IRS scandal brings out more charges of political audits

Kevin G. Hall

If reports of political targeting of conservatives by the Internal Revenue Service shocked the nation, they didn’t seem that surprising to many other groups who experienced problems with the tax agency in the past.

Liberal groups such as Greenpeace and People for the Ethical Treatment of Animals say they were targeted, too, by past administrations. The conservative group Judicial Watch says it was singled out for tax scrutiny during the Clinton administration because it supported impeachment.

Charges of politically motivated targeting by the IRS are notoriously difficult to prove or disprove. The older cases differ from the current scandal and the evidence of political attacks is circumstantial. But in interviews with McClatchy, leaders of these well-known activist groups assert they were targeted during Bush and Clinton administrations.

“We have been targeted,” said Jeff Kerr, chief counsel for People for the Ethical Treatment of Animals.

Jeff Kerr, chief counsel for People for Ethical Treatment of Animals

PETA was audited by the IRS in 1990 and 1992, when George H.W. Bush was president, and then again from 2003 to 2005 during George W. Bush’s presidency.

“The IRS agents admitted to us it was politically motivated and was the result of pressure tactics,” Kerr said of the 2003 audit that PETA blames on pressure from lawmakers acting on behalf of the meat and dairy industries.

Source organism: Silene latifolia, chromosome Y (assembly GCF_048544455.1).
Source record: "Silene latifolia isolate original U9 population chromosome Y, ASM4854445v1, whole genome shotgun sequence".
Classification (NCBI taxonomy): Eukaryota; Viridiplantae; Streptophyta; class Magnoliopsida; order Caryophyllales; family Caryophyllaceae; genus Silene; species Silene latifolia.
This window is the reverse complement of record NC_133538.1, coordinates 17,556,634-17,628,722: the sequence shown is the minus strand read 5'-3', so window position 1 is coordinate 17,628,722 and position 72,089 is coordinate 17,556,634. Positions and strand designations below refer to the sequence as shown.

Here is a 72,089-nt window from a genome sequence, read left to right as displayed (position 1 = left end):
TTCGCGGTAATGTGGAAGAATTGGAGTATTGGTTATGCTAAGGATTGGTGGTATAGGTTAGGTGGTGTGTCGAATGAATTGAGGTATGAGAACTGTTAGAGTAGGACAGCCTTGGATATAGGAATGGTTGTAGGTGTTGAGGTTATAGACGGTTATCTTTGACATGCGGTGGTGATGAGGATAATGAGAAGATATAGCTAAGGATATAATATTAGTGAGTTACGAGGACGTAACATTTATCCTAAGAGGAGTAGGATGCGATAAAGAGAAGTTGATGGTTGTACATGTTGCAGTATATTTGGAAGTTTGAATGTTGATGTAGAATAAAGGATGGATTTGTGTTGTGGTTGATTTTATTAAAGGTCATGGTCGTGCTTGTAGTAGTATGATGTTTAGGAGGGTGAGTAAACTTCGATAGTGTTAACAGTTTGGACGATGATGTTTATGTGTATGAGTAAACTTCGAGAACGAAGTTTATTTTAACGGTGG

“One of the agents even said, ‘You should be less controversial.’ The last time I looked that is what engaging in free speech activity is,” said Kerr.

One agent he pointed to was Ron Prowler, who has since retired from the IRS after 37 years.

“I don’t recall ever saying that to anybody,” Prowler said when reached in Florida. “I recall the audit obviously, but I would have never said that to anybody, because that’s not correct. . . . It was not politically motivated. It was based on what we call an ‘information item.’”

Many audits are triggered by anonymous or direct information about a group or citizen, a so-called “information item.” The IRS also offers rewards to tipsters equal to about 10 percent of taxes owed.

Marcus Owens, who headed the IRS Exempt Organization division from 1990 to 2000, also disputed the notion of politically motivated audits.

“Everyone who gets audited thinks they’re being targeted by the IRS,” said Owens, now a private attorney. “I’m not aware, since the Nixon administration . . . of an audit triggered by partisan politics.

The conservative group Judicial Watch said the Clinton administration ordered the IRS to audit it, in part because of its efforts to have Bill Clinton impeached for lying about his affair with intern Monica Lewinsky.

“It was expensive, exhausting and it was intimidating because they were asking questions about your politics and things like that,” said Tom Fitton, the group’s president then and now.

When Fitton asked why the 1997 audit was happening, he says he was told, “What do you expect when you sue the president.”

“They wanted a lot of information about virtually all of our activities, audited us for seven years of returns. It was quite onerous what we had to go through,” said Fitton.